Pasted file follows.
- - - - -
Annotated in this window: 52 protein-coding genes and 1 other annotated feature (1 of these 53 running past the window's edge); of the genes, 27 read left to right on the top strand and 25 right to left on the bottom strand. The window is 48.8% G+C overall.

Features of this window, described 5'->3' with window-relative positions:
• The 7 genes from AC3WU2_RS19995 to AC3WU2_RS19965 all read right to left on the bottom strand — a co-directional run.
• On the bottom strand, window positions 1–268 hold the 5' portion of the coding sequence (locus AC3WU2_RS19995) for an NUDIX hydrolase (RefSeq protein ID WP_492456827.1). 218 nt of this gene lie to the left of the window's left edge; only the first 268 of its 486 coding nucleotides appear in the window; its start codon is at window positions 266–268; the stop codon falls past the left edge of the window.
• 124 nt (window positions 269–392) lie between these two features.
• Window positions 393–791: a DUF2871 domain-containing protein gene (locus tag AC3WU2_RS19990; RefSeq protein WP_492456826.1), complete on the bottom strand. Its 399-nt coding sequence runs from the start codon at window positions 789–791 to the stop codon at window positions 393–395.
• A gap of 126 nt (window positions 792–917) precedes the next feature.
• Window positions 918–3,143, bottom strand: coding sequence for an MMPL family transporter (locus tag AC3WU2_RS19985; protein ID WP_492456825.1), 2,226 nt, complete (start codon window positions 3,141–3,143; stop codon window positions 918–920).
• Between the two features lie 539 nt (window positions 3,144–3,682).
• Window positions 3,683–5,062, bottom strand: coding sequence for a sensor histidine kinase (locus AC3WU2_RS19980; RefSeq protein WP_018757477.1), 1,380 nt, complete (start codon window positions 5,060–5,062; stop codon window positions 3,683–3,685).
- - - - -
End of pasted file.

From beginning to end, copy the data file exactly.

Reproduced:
Annotated in this window: 52 protein-coding genes and 1 other annotated feature (1 of these 53 running past the window's edge); of the genes, 27 read left to right on the top strand and 25 right to left on the bottom strand. The window is 48.8% G+C overall.

Features of this window, described 5'->3' with window-relative positions:
• The 7 genes from AC3WU2_RS19995 to AC3WU2_RS19965 all read right to left on the bottom strand — a co-directional run.
• On the bottom strand, window positions 1–268 hold the 5' portion of the coding sequence (locus AC3WU2_RS19995) for an NUDIX hydrolase (RefSeq protein ID WP_492456827.1). 218 nt of this gene lie to the left of the window's left edge; only the first 268 of its 486 coding nucleotides appear in the window; its start codon is at window positions 266–268; the stop codon falls past the left edge of the window.
• 124 nt (window positions 269–392) lie between these two features.
• Window positions 393–791: a DUF2871 domain-containing protein gene (locus tag AC3WU2_RS19990; RefSeq protein WP_492456826.1), complete on the bottom strand. Its 399-nt coding sequence runs from the start codon at window positions 789–791 to the stop codon at window positions 393–395.
• A gap of 126 nt (window positions 792–917) precedes the next feature.
• Window positions 918–3,143, bottom strand: coding sequence for an MMPL family transporter (locus tag AC3WU2_RS19985; protein ID WP_492456825.1), 2,226 nt, complete (start codon window positions 3,141–3,143; stop codon window positions 918–920).
• Between the two features lie 539 nt (window positions 3,144–3,682).
• Window positions 3,683–5,062, bottom strand: coding sequence for a sensor histidine kinase (locus AC3WU2_RS19980; RefSeq protein WP_018757477.1), 1,380 nt, complete (start codon window positions 5,060–5,062; stop codon window positions 3,683–3,685).